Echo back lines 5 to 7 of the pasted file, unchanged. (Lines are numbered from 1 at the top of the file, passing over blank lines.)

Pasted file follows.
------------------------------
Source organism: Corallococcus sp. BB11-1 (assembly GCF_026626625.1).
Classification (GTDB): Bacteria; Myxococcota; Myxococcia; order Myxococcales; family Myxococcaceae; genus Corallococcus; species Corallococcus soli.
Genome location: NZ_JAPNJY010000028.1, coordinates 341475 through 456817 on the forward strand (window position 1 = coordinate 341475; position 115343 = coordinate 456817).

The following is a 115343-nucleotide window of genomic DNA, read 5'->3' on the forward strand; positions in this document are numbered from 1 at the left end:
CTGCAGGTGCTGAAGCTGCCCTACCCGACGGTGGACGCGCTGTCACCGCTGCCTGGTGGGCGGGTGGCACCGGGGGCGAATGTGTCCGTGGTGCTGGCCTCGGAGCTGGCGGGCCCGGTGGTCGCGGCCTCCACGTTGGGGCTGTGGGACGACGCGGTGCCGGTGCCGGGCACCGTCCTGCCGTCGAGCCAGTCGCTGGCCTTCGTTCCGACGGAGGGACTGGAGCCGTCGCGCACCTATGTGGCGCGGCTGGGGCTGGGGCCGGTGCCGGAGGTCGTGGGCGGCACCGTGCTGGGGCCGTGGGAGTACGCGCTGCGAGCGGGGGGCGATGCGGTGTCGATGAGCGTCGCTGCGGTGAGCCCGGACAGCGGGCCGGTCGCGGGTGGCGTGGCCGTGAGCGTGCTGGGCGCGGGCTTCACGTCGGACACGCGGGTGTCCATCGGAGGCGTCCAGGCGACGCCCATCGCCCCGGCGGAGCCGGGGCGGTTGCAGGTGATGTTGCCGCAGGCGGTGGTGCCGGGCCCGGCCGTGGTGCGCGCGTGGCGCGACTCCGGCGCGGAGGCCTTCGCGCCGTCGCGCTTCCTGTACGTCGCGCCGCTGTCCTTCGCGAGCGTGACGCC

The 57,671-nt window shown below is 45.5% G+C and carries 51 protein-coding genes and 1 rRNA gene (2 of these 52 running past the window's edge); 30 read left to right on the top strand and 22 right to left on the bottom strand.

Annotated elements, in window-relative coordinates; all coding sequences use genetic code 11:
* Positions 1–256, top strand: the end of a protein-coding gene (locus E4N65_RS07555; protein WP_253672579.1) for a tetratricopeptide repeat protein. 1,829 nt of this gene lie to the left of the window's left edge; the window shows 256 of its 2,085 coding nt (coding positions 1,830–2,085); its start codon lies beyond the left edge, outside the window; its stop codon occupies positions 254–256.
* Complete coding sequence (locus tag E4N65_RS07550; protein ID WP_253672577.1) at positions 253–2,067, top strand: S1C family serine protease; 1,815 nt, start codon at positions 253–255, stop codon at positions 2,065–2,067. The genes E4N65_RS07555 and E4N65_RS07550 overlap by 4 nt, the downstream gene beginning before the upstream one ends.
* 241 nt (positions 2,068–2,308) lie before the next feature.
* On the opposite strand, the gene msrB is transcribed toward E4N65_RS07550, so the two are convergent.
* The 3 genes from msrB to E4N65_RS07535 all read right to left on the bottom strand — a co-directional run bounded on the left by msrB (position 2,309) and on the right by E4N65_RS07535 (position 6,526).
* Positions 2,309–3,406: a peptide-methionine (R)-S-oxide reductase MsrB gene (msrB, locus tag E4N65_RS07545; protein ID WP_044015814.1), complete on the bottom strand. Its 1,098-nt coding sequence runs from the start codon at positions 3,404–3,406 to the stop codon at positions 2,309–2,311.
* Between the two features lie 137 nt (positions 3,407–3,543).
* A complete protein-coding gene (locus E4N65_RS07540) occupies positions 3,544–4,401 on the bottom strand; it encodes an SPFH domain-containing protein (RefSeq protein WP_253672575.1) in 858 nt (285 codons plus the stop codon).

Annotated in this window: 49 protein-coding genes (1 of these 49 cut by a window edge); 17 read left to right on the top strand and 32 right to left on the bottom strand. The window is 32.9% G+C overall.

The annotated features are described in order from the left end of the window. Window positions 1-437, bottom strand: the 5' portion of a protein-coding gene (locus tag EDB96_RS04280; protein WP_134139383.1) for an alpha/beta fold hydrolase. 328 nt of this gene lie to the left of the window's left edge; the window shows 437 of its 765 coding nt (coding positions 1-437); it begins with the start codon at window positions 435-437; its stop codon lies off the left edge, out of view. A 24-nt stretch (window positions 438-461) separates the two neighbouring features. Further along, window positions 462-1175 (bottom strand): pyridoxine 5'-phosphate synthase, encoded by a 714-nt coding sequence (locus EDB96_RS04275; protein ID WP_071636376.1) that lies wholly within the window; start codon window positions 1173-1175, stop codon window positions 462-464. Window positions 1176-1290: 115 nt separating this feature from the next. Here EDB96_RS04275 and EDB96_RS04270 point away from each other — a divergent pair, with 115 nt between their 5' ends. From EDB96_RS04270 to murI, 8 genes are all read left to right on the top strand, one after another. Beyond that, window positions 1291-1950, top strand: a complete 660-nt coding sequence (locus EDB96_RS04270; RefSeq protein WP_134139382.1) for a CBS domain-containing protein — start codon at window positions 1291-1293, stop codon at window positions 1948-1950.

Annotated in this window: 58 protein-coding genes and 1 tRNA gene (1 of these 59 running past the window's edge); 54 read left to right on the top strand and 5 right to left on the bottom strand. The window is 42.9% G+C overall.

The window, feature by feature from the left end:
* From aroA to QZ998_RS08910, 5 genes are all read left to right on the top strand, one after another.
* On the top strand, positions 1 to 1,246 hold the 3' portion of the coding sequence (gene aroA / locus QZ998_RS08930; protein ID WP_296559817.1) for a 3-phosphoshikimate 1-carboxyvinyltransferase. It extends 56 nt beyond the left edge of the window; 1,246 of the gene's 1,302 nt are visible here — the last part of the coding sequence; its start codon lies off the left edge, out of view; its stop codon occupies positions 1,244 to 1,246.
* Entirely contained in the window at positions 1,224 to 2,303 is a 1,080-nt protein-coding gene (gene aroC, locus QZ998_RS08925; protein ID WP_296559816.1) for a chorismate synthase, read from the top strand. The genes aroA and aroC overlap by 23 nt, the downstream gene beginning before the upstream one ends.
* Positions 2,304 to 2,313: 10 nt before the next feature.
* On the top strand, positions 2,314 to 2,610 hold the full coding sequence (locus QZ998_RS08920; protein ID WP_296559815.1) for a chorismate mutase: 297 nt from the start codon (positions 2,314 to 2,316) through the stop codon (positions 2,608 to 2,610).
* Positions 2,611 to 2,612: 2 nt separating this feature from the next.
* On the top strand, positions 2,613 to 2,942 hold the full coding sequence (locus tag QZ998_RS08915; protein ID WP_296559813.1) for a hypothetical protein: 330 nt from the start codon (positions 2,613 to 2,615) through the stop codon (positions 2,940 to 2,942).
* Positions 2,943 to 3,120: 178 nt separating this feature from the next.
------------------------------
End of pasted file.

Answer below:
CTGCAGGTGCTGAAGCTGCCCTACCCGACGGTGGACGCGCTGTCACCGCTGCCTGGTGGGCGGGTGGCACCGGGGGCGAATGTGTCCGTGGTGCTGGCCTCGGAGCTGGCGGGCCCGGTGGTCGCGGCCTCCACGTTGGGGCTGTGGGACGACGCGGTGCCGGTGCCGGGCACCGTCCTGCCGTCGAGCCAGTCGCTGGCCTTCGTTCCGACGGAGGGACTGGAGCCGTCGCGCACCTATGTGGCGCGGCTGGGGCTGGGGCCGGTGCCGGAGGTCGTGGGCGGCACCGTGCTGGGGCCGTGGGAGTACGCGCTGCGAGCGGGGGGCGATGCGGTGTCGATGAGCGTCGCTGCGGTGAGCCCGGACAGCGGGCCGGTCGCGGGTGGCGTGGCCGTGAGCGTGCTGGGCGCGGGCTTCACGTCGGACACGCGGGTGTCCATCGGAGGCGTCCAGGCGACGCCCATCGCCCCGGCGGAGCCGGGGCGGTTGCAGGTGATGTTGCCGCAGGCGGTGGTGCCGGGCCCGGCCGTGGTGCGCGCGTGGCGCGACTCCGGCGCGGAGGCCTTCGCGCCGTCGCGCTTCCTGTACGTCGCGCCGCTGTCCTTCGCGAGCGTGACGCC

The 57,671-nt window shown below is 45.5% G+C and carries 51 protein-coding genes and 1 rRNA gene (2 of these 52 running past the window's edge); 30 read left to right on the top strand and 22 right to left on the bottom strand.

Annotated elements, in window-relative coordinates; all coding sequences use genetic code 11: